What inspires you? 

My parents gave me the opportunity to travel from an early age. They wanted me to have a chance to appreciate people and cultures. Since I began traveling at age 16, I always make sure to stop by the Jewish communities in the cities and towns I visit and talk to the people to learn about their Jewish lives.   

You must have stories about the people you’ve met on your travels. 

I’ll never forget traveling with my husband, Stuart, to India and meeting with JDC. We spoke with a Jewish father and son. They lived in a remote part of India, and the father wanted his son to see other Jews. It was fascinating to hear about their lives and how they maintained their Jewish identity. 

There also was the time we visited Morocco and were in the Atlas Mountains, touring a temple there. There were no longer any Jews left in this community, yet the non-Jewish man who was taking care of the synagogue for the Jewish population that no longer existed had passed away.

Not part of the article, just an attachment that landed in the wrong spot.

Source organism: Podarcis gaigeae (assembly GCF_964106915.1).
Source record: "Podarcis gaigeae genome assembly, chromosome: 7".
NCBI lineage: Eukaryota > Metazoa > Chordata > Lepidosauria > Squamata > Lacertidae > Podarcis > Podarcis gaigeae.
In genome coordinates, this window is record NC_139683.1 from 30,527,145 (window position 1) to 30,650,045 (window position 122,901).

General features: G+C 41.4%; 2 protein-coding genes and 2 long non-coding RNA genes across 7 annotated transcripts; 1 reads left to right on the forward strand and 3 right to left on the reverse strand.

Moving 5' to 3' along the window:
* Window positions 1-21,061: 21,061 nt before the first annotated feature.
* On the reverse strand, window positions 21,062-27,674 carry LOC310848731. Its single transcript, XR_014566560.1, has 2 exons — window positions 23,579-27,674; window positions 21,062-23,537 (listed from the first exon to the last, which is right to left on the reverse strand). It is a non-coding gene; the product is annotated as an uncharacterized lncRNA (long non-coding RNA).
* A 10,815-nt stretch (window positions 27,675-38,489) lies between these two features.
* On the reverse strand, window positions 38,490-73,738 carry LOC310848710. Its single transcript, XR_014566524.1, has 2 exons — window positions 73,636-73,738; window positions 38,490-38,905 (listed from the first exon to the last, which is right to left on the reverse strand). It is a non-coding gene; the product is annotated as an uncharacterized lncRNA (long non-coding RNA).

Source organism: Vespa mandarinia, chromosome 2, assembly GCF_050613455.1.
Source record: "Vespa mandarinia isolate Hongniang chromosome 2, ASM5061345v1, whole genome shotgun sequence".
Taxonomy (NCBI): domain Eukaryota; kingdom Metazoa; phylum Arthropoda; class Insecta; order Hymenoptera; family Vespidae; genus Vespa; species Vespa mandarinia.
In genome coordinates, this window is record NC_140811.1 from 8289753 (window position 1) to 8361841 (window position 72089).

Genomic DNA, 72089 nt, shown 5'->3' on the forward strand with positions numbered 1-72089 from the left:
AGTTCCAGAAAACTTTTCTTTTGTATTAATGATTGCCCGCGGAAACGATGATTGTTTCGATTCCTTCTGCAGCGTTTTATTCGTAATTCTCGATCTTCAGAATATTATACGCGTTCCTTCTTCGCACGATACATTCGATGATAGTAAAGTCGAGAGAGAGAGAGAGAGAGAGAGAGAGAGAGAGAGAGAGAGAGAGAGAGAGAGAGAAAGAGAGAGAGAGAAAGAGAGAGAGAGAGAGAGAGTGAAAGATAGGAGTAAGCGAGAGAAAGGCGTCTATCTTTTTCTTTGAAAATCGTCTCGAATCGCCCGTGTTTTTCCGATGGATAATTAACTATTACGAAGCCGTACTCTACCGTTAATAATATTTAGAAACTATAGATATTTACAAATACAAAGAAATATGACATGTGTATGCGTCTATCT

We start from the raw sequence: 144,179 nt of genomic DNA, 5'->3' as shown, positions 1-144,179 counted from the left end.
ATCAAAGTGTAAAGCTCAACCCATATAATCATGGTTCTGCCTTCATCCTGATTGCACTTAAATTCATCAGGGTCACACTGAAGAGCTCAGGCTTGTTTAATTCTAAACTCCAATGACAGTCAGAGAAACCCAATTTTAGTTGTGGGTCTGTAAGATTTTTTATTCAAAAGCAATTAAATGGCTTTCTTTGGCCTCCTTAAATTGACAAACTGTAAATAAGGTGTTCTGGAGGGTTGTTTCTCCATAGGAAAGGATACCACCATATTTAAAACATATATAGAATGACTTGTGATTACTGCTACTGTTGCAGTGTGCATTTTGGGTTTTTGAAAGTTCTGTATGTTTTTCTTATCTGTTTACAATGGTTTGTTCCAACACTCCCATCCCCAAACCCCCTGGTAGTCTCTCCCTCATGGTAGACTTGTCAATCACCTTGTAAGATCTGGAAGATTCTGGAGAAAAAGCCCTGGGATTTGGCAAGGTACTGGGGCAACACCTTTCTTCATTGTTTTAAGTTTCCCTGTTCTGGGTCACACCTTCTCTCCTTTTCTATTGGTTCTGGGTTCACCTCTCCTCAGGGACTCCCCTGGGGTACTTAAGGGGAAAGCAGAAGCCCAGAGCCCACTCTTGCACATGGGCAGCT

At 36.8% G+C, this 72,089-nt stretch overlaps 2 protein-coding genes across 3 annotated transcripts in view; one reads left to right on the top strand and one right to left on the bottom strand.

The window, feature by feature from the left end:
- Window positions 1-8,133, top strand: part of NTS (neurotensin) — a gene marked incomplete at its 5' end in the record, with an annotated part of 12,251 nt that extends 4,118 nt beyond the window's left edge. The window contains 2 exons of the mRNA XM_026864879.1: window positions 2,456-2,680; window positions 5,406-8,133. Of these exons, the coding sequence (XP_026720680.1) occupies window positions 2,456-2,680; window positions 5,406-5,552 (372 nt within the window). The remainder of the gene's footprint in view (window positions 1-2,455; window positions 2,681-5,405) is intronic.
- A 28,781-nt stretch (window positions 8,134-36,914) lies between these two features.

Israel has always been an important to you and has defined who you are. 

About 27 years ago, I traveled on an Associated Women’s Mission to Israel. I will never forget standing in front of the Kotel and having what I call my “Burning Bush” moment. I remember thinking then that whatever I do in the future, I will commit to contributing, financially and spiritually, as well as volunteer in whatever way I can make a difference. 

I have previously co-chaired The Associated’s Baltimore-Ashkelon Partnership, as well as the Baltimore-Odessa Partnership, and traveled to Israel many times. Education about Israel is essential, and for that reason my husband and I established an experiential seminar for college students to learn and engage about the history, complexities and contributions of the modern State of Israel.  It was part of our dream to promote understanding and dialogue rather than anti-Israel sentiment and antisemitism, in general, on college campuses. 

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The Associated is a home for everyone in the Baltimore Jewish community. We offer several email lists to help people find a community, engage with their peers and support Jewish journeys around the world.